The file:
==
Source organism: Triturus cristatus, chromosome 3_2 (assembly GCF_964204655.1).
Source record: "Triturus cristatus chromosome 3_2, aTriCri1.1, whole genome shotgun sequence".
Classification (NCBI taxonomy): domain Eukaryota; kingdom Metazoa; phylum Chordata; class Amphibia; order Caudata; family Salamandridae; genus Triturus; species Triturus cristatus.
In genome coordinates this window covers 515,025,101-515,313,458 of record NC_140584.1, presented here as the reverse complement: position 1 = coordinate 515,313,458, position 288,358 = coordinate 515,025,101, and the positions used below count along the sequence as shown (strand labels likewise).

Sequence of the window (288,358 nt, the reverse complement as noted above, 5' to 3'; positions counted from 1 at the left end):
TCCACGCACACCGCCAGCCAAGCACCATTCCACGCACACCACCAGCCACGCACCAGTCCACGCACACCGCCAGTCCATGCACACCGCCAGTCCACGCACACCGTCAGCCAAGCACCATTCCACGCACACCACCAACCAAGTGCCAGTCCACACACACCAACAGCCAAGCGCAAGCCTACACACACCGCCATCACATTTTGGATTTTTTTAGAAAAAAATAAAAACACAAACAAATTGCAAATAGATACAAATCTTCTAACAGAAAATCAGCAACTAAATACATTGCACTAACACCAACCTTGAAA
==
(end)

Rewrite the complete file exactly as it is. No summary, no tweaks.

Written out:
Source organism: Triturus cristatus, chromosome 3_2 (assembly GCF_964204655.1).
Source record: "Triturus cristatus chromosome 3_2, aTriCri1.1, whole genome shotgun sequence".
Classification (NCBI taxonomy): domain Eukaryota; kingdom Metazoa; phylum Chordata; class Amphibia; order Caudata; family Salamandridae; genus Triturus; species Triturus cristatus.
In genome coordinates this window covers 515,025,101-515,313,458 of record NC_140584.1, presented here as the reverse complement: position 1 = coordinate 515,313,458, position 288,358 = coordinate 515,025,101, and the positions used below count along the sequence as shown (strand labels likewise).

Sequence of the window (288,358 nt, the reverse complement as noted above, 5' to 3'; positions counted from 1 at the left end):
TCCACGCACACCGCCAGCCAAGCACCATTCCACGCACACCACCAGCCACGCACCAGTCCACGCACACCGCCAGTCCATGCACACCGCCAGTCCACGCACACCGTCAGCCAAGCACCATTCCACGCACACCACCAACCAAGTGCCAGTCCACACACACCAACAGCCAAGCGCAAGCCTACACACACCGCCATCACATTTTGGATTTTTTTAGAAAAAAATAAAAACACAAACAAATTGCAAATAGATACAAATCTTCTAACAGAAAATCAGCAACTAAATACATTGCACTAACACCAACCTTGAAA